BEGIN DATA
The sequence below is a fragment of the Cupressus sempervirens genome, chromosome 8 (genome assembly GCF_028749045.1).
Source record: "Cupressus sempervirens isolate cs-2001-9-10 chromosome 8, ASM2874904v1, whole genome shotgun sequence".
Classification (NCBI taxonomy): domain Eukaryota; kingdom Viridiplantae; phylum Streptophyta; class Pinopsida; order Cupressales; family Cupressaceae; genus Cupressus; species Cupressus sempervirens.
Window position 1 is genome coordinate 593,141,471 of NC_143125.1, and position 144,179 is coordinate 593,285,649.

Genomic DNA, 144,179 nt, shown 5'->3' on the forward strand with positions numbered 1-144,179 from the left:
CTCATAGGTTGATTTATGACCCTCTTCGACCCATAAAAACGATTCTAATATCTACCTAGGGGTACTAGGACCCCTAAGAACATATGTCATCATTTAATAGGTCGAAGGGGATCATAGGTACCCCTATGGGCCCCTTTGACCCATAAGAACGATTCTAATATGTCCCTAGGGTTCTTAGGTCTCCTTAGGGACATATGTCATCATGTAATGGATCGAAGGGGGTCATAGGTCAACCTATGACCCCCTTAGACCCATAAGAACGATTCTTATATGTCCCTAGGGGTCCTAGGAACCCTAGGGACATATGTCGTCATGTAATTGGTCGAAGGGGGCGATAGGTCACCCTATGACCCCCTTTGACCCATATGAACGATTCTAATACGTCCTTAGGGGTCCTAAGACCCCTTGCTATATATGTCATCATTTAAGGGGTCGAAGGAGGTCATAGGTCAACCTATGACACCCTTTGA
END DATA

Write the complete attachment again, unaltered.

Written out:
The sequence below is a fragment of the Cupressus sempervirens genome, chromosome 8 (genome assembly GCF_028749045.1).
Source record: "Cupressus sempervirens isolate cs-2001-9-10 chromosome 8, ASM2874904v1, whole genome shotgun sequence".
Classification (NCBI taxonomy): domain Eukaryota; kingdom Viridiplantae; phylum Streptophyta; class Pinopsida; order Cupressales; family Cupressaceae; genus Cupressus; species Cupressus sempervirens.
Window position 1 is genome coordinate 593,141,471 of NC_143125.1, and position 144,179 is coordinate 593,285,649.

Genomic DNA, 144,179 nt, shown 5'->3' on the forward strand with positions numbered 1-144,179 from the left:
CTCATAGGTTGATTTATGACCCTCTTCGACCCATAAAAACGATTCTAATATCTACCTAGGGGTACTAGGACCCCTAAGAACATATGTCATCATTTAATAGGTCGAAGGGGATCATAGGTACCCCTATGGGCCCCTTTGACCCATAAGAACGATTCTAATATGTCCCTAGGGTTCTTAGGTCTCCTTAGGGACATATGTCATCATGTAATGGATCGAAGGGGGTCATAGGTCAACCTATGACCCCCTTAGACCCATAAGAACGATTCTTATATGTCCCTAGGGGTCCTAGGAACCCTAGGGACATATGTCGTCATGTAATTGGTCGAAGGGGGCGATAGGTCACCCTATGACCCCCTTTGACCCATATGAACGATTCTAATACGTCCTTAGGGGTCCTAAGACCCCTTGCTATATATGTCATCATTTAAGGGGTCGAAGGAGGTCATAGGTCAACCTATGACACCCTTTGA